I am doing well; cared for well; as happy as can be; have had none of my angina pains since the operation. And as I lie here I contemplate a frieze-a procession of doctors and nurses and internes, of diagnosticians and technicians and experts and mechanics and servitors and cooksall, the great and the small, in profile. They are to look like those who have made their pretenses before me during the past year—the solemn and the stupid, the kindly, the reckless, the offhand, the erudite, the practical, the many men with tubes and the many men with electrical machines. Old Esculapius must begin the procession, but the Man with the Knife, regnant, heroic size, must end it.
What a great thing, what a pride, to have the two men of greatest constructive imagination and courage in surgery in the world as Americans, Dr. Charles and Dr. Will Mayo.
What a letter from a dying man! It is a practical illustration of one of Theodore Roosevelt's finest sayings: “Only those are fit to live who do not fear to die." And at the very end comes out Lane's instinctive pride in welltrained, efficient, sympathetic Americanism.
Ten years before I made Franklin Lane's acquaintance—that is to say, more than forty years ago -I made the acquaintance of another delightful American who, by a curious coincidence was to become, like myself, an admirer of Lane, although a much more intimate friend. I speak of Roland Cotton Smith, the rector of St. John's Church, Washington, D. C., the church which has ministered to a long roll of Presidents and statesmen. I first knew Cotton Smith as a crack tennis player in college. I admired and looked up to him for his skill as a tennis player, in which sport I was a mere duffer. I have since come to look up to him and admire him
an appraiser of spiritual values. When Franklin Lane took up his official life in Washington in 1905, he became a member of Cotton Smith's congregation. After Lane's death Cotton Smith, who happened to be in New York, came into my office to talk to me about this devoted American whom we both knew, one at the beginning of his career, the other more intimately at its end. The letter which Lane wrote on his deathbed and from which I have quoted was given to me by Cotton Smith. In it Lane speaks of diagnosticians. If I
He then proceeds briefly but graphically to describe what happened in the operating room.
Then, after commenting on various forms of tragic death which he himself had witnessed, he continued:
But never before have I been called upon to deliberately walk into the Valley of the Shadow and, say what you will, it is a great act. Here was a path the end of which I could not see. I was not compelled to take it. My very latest doctor advised me against taking it. I could live some time without taking it. It was a bet on the high card with a chance to win, and I took it.
I undressed myself with my boy's help in one of the hospital rooms and then arraying myself in my best suit of pajamas and an antique Samurai robe which I use as a dressing-gown, submitted myself to being given a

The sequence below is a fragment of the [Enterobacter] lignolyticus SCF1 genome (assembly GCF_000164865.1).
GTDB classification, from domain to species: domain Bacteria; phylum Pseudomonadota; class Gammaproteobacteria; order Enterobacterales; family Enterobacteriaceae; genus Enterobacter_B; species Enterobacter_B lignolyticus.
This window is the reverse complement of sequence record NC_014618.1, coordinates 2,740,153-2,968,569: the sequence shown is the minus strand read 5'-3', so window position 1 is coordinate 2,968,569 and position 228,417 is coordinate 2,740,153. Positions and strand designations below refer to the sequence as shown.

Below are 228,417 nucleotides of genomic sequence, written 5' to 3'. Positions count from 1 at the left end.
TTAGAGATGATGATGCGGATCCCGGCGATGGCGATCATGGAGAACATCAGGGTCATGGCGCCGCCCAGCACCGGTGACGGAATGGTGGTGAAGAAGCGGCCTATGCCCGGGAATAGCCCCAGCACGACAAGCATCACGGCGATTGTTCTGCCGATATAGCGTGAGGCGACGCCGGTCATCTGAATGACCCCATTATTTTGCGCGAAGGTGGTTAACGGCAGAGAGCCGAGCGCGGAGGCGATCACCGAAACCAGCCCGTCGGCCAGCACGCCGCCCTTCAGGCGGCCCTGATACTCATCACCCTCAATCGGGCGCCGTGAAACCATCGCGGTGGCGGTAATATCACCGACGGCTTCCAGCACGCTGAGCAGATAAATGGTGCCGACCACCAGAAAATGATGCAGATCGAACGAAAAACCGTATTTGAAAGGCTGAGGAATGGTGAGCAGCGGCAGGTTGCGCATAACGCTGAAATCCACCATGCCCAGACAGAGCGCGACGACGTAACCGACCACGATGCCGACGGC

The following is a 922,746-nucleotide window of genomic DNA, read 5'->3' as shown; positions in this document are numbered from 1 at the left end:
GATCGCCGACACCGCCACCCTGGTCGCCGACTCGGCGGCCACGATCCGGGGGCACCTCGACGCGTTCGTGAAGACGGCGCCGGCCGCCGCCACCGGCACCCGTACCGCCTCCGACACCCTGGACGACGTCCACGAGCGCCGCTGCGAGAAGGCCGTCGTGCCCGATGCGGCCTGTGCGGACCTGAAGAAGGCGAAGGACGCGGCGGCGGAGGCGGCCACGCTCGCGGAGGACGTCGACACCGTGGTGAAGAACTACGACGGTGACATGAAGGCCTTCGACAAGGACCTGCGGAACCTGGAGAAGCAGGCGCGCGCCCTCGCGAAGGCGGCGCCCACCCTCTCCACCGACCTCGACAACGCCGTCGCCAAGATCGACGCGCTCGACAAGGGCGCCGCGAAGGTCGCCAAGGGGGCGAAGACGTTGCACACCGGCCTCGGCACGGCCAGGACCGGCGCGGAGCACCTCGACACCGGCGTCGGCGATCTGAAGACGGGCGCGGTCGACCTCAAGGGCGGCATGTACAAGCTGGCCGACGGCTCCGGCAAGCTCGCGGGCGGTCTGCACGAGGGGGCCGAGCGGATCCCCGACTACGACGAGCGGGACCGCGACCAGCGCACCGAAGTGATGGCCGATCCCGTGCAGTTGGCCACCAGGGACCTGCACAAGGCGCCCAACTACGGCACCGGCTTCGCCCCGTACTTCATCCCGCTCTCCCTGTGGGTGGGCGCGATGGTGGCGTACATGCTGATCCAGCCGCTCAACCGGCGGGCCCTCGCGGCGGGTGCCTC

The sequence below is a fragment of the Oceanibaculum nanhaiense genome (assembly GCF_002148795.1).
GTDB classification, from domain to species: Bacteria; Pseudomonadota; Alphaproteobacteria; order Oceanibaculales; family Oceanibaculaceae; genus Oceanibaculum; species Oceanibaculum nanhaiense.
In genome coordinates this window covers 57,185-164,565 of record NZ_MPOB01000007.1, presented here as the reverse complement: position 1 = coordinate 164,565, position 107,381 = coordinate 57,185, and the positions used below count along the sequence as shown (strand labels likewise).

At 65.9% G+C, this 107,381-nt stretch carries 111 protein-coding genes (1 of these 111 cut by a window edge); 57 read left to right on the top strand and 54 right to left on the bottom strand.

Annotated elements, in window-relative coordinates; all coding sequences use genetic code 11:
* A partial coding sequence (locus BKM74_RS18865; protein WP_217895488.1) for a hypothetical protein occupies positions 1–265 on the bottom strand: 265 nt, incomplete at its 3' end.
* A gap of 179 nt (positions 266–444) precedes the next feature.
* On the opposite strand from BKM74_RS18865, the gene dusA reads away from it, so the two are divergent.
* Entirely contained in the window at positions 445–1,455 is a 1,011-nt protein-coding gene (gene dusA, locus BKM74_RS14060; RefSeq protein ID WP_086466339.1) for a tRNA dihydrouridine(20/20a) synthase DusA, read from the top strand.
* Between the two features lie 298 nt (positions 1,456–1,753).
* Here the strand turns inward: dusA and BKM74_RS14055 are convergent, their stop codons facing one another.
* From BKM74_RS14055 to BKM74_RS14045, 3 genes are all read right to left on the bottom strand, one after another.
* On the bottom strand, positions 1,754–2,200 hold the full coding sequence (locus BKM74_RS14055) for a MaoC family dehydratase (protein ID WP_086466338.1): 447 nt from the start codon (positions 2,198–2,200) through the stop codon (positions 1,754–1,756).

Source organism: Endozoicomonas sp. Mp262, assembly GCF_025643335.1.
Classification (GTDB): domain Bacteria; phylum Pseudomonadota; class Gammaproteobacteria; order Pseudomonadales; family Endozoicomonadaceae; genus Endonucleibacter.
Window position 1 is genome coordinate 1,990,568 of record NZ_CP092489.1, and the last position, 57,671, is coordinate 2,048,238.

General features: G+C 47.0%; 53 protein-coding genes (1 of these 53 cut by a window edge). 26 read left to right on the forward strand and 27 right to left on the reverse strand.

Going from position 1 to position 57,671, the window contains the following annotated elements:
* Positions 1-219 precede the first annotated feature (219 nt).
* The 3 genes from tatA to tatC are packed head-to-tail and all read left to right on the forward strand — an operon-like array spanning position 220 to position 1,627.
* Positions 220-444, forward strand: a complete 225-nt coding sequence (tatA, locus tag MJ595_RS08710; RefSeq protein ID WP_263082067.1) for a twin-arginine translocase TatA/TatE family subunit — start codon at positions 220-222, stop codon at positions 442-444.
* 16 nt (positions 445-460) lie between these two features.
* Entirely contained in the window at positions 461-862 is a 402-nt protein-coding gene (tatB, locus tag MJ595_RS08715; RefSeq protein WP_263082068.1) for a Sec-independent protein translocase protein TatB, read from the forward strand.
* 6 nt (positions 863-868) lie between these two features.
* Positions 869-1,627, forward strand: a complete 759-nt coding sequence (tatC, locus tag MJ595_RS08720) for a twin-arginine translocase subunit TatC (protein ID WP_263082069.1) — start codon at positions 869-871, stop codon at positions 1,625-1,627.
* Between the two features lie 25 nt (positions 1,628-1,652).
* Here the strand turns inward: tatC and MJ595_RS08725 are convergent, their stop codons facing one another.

The process there was lightninglike. I was in torture. "Lift me up, lift me up!"
"I have one of those angina pains and I must ease it by getting up and taking some nitro." That had been my practice, but I did not reason that never before had the pain come on my right side.
"Give him a whiff of ether." The tenderest arms stole around my head and the softest possible voiceUlysses must have heard it long ago -"Now do take a deep breath." I resisted. I had been told that I would see the performance.
The ('hrist whom you call is in that
small light. So the knight marched on shining
in mail, Dauntless in spirit, he cannot fail, He will find, what he holds, the Holy
Grail. It may be that to some readers the sketch which I have attempted of Franklin Knight Lane will seem too intimate, but on the whole I think I will let it stand as it is. Generally speaking, I do not think that Americans get enough intimate views of the finer side and sweeter qualities of their public
The turmoil and stress of political life is such that our judgments are more prone to be critical and bitter than friendly and helpful. As the statesmen of my generation pass away, as they are now beginning to do more and more rapidly, the younger men must "carry on," and they ought to have a chance to know something about the inner life of the men of affairs whom they are to fol. low. That is my only excuse, if excuse is needed, for this kind of personal portrait.
LAWRENCE F. ABBOTT.
A knight he was, and a knight by
The impulse to lift yourself up from
you have trod,
of a God.
He asked the many, he asked the
few : Who fashioned the stars and distilled
the dew? And the few did but smile and an
The strength you need in the thick
of the fight,
THE SITUATION IN EGYPT